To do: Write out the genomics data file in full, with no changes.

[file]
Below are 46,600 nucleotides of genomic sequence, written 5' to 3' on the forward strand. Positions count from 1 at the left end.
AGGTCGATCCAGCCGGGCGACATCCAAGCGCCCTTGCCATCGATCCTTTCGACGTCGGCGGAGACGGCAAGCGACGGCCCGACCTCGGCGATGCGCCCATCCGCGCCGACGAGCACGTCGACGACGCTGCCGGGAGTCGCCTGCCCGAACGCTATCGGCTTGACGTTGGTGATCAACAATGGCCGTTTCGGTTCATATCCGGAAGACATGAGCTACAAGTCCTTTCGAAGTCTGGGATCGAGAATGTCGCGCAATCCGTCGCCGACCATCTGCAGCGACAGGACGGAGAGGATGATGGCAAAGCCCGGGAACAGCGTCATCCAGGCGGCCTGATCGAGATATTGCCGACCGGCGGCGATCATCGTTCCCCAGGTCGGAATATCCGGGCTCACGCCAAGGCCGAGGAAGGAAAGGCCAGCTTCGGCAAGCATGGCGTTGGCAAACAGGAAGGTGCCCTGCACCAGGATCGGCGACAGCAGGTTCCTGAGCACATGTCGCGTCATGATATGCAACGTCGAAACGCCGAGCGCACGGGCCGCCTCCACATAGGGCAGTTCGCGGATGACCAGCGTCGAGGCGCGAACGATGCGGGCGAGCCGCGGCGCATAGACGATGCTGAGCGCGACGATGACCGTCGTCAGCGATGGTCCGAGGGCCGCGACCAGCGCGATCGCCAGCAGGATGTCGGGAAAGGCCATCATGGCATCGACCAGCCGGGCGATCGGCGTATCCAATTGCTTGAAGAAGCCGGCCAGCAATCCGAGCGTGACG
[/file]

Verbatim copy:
Below are 46,600 nucleotides of genomic sequence, written 5' to 3' on the forward strand. Positions count from 1 at the left end.
AGGTCGATCCAGCCGGGCGACATCCAAGCGCCCTTGCCATCGATCCTTTCGACGTCGGCGGAGACGGCAAGCGACGGCCCGACCTCGGCGATGCGCCCATCCGCGCCGACGAGCACGTCGACGACGCTGCCGGGAGTCGCCTGCCCGAACGCTATCGGCTTGACGTTGGTGATCAACAATGGCCGTTTCGGTTCATATCCGGAAGACATGAGCTACAAGTCCTTTCGAAGTCTGGGATCGAGAATGTCGCGCAATCCGTCGCCGACCATCTGCAGCGACAGGACGGAGAGGATGATGGCAAAGCCCGGGAACAGCGTCATCCAGGCGGCCTGATCGAGATATTGCCGACCGGCGGCGATCATCGTTCCCCAGGTCGGAATATCCGGGCTCACGCCAAGGCCGAGGAAGGAAAGGCCAGCTTCGGCAAGCATGGCGTTGGCAAACAGGAAGGTGCCCTGCACCAGGATCGGCGACAGCAGGTTCCTGAGCACATGTCGCGTCATGATATGCAACGTCGAAACGCCGAGCGCACGGGCCGCCTCCACATAGGGCAGTTCGCGGATGACCAGCGTCGAGGCGCGAACGATGCGGGCGAGCCGCGGCGCATAGACGATGCTGAGCGCGACGATGACCGTCGTCAGCGATGGTCCGAGGGCCGCGACCAGCGCGATCGCCAGCAGGATGTCGGGAAAGGCCATCATGGCATCGACCAGCCGGGCGATCGGCGTATCCAATTGCTTGAAGAAGCCGGCCAGCAATCCGAGCGTGACG